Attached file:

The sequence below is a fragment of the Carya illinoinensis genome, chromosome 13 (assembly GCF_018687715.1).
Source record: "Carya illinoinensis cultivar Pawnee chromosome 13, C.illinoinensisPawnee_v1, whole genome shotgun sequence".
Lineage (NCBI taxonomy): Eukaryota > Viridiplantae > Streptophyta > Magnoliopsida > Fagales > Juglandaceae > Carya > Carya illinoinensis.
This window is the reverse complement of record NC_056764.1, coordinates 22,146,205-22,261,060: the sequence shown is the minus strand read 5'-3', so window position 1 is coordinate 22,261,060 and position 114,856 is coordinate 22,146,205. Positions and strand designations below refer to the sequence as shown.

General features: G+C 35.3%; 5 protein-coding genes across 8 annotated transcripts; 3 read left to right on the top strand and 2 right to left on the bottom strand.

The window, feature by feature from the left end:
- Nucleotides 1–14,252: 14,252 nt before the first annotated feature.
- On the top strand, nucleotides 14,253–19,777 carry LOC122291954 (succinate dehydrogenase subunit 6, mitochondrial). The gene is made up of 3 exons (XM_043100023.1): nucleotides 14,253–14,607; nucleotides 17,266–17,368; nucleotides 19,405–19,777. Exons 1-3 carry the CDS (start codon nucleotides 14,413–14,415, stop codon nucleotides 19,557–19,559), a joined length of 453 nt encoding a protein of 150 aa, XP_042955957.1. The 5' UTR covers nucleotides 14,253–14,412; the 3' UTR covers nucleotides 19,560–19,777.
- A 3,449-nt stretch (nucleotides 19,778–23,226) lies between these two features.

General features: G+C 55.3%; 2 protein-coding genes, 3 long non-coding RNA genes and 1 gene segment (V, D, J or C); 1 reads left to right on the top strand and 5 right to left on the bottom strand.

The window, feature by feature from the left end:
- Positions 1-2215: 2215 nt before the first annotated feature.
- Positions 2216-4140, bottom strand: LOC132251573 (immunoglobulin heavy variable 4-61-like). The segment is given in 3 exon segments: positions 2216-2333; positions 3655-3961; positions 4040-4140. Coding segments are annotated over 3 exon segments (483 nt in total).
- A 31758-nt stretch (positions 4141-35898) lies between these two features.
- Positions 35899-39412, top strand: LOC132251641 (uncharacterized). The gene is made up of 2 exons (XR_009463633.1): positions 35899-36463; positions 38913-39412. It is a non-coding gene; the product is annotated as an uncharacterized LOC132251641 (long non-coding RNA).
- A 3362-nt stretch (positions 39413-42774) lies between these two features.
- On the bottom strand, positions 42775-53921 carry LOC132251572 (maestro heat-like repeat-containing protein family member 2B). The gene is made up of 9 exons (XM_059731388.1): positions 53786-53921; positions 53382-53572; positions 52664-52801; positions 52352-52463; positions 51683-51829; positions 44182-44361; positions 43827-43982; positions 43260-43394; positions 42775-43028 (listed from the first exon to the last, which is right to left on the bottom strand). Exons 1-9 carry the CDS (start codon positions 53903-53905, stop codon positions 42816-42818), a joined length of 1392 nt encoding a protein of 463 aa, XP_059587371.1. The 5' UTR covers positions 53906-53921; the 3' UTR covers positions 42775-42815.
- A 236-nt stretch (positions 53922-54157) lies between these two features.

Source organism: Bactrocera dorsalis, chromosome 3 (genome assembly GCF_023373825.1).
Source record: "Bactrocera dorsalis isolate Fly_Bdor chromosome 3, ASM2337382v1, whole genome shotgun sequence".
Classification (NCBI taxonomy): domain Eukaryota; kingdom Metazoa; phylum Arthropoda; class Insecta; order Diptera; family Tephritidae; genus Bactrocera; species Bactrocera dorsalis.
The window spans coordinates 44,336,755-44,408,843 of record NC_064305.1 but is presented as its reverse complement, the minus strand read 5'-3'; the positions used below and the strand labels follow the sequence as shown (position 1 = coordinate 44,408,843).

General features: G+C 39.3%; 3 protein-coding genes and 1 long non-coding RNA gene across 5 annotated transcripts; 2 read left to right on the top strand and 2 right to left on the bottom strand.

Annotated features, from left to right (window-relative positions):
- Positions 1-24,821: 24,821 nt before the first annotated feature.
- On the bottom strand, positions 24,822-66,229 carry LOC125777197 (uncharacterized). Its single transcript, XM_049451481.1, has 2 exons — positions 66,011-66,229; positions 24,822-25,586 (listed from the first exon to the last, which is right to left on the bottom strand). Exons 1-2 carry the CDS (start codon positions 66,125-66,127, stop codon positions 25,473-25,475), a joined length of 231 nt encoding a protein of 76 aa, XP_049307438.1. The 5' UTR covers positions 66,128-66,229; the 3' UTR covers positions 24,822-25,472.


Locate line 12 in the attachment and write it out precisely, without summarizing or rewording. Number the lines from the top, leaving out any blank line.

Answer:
- Positions 1-2215: 2215 nt before the first annotated feature.